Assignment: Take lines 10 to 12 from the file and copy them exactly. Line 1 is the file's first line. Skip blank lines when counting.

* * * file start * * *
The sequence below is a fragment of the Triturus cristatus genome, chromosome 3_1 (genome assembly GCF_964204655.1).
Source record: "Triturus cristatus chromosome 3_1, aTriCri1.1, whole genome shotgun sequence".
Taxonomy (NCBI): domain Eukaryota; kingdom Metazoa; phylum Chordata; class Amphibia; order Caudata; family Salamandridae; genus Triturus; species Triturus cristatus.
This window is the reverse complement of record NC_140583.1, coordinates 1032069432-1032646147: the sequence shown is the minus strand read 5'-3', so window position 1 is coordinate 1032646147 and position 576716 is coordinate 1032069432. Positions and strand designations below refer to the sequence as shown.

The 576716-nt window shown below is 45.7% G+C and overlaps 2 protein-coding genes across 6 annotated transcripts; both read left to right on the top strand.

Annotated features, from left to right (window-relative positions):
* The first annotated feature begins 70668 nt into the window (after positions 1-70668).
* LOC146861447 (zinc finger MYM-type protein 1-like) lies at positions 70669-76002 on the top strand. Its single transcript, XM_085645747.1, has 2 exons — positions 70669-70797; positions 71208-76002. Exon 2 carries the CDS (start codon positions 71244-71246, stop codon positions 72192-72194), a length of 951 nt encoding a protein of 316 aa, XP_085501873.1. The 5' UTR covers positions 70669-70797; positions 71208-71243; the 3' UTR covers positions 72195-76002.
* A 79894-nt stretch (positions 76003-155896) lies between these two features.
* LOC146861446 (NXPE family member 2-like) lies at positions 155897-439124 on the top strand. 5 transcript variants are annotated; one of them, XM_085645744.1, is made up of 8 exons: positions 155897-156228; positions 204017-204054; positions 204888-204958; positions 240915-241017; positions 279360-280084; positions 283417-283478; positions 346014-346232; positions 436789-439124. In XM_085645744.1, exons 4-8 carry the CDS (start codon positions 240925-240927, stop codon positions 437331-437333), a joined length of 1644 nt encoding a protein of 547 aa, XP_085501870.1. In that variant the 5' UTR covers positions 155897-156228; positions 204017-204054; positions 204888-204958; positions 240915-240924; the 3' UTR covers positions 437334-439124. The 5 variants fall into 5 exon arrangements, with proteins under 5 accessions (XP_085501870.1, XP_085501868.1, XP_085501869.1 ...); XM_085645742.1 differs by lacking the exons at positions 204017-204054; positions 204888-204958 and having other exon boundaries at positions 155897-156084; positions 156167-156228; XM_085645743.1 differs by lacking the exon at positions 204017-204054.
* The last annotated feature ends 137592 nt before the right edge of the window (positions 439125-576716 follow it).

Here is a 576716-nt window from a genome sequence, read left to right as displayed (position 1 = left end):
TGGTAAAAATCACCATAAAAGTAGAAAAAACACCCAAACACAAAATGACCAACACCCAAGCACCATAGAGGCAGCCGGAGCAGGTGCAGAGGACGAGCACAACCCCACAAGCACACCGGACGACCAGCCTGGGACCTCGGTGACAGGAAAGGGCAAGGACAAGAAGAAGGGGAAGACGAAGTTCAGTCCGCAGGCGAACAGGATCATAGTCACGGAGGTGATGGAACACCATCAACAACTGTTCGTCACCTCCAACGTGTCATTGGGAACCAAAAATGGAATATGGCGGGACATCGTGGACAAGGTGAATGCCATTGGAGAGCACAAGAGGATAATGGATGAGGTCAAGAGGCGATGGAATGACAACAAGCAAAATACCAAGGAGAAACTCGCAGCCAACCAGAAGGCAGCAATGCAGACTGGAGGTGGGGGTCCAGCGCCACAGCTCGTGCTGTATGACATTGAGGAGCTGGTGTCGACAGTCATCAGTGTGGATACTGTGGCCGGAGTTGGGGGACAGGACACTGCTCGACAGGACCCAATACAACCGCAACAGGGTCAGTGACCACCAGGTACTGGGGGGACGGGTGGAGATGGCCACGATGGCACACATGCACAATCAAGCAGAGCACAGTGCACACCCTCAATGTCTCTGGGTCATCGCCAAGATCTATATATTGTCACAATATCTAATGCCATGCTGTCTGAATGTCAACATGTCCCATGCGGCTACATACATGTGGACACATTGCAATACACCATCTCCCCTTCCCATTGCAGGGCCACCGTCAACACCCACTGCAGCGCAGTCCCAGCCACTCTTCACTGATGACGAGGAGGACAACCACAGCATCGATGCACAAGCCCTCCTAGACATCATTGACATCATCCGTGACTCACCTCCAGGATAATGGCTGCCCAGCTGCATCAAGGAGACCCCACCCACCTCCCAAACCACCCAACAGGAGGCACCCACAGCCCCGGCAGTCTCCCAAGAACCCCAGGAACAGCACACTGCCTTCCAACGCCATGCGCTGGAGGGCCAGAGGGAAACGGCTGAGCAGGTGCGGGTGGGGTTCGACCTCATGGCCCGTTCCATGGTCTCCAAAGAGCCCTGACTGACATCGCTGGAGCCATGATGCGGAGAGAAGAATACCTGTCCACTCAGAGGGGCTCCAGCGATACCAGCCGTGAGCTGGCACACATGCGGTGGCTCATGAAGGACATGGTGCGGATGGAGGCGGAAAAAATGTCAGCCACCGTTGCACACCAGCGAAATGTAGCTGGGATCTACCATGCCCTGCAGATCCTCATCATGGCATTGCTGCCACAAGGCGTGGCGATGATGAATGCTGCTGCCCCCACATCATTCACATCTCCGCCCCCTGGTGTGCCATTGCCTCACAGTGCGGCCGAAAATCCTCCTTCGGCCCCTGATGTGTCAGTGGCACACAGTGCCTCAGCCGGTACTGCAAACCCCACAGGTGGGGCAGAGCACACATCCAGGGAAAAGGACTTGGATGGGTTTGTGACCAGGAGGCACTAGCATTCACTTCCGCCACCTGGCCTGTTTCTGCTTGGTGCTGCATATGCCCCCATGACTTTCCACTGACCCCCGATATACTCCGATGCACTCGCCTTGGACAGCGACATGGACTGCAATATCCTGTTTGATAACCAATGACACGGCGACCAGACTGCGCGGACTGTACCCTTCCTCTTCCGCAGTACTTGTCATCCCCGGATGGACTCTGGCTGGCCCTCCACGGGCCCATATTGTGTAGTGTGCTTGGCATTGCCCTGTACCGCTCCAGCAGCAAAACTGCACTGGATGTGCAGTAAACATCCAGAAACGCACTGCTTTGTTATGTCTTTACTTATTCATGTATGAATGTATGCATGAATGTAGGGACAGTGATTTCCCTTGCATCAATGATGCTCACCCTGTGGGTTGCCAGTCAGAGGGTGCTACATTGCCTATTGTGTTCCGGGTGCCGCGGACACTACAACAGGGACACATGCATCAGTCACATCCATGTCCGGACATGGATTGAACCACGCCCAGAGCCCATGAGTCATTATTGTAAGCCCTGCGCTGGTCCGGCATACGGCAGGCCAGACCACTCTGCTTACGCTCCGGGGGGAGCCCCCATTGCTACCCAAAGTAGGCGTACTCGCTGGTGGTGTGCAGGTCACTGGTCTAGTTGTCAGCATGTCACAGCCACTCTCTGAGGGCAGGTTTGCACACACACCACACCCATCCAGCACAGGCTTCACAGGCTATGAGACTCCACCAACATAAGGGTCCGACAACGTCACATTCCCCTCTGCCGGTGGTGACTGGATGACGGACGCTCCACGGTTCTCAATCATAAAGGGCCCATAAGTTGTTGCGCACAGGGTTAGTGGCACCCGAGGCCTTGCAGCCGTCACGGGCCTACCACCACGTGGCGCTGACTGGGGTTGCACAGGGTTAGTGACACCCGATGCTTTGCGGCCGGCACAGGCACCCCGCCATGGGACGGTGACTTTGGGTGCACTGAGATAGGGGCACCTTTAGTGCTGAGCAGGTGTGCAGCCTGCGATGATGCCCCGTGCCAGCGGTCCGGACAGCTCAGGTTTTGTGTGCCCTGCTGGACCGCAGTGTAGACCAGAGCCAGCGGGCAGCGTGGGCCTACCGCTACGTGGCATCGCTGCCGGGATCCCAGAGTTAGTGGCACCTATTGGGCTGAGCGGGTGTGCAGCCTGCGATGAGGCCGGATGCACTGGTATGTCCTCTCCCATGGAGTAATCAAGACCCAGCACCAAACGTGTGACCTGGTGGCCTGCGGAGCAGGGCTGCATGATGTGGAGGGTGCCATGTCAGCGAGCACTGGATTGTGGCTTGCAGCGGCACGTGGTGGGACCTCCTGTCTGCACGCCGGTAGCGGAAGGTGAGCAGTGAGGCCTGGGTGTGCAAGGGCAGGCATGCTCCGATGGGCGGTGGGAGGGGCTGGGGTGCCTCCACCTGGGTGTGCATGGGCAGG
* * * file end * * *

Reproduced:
* LOC146861446 (NXPE family member 2-like) lies at positions 155897-439124 on the top strand. 5 transcript variants are annotated; one of them, XM_085645744.1, is made up of 8 exons: positions 155897-156228; positions 204017-204054; positions 204888-204958; positions 240915-241017; positions 279360-280084; positions 283417-283478; positions 346014-346232; positions 436789-439124. In XM_085645744.1, exons 4-8 carry the CDS (start codon positions 240925-240927, stop codon positions 437331-437333), a joined length of 1644 nt encoding a protein of 547 aa, XP_085501870.1. In that variant the 5' UTR covers positions 155897-156228; positions 204017-204054; positions 204888-204958; positions 240915-240924; the 3' UTR covers positions 437334-439124. The 5 variants fall into 5 exon arrangements, with proteins under 5 accessions (XP_085501870.1, XP_085501868.1, XP_085501869.1 ...); XM_085645742.1 differs by lacking the exons at positions 204017-204054; positions 204888-204958 and having other exon boundaries at positions 155897-156084; positions 156167-156228; XM_085645743.1 differs by lacking the exon at positions 204017-204054.
* The last annotated feature ends 137592 nt before the right edge of the window (positions 439125-576716 follow it).

Here is a 576716-nt window from a genome sequence, read left to right as displayed (position 1 = left end):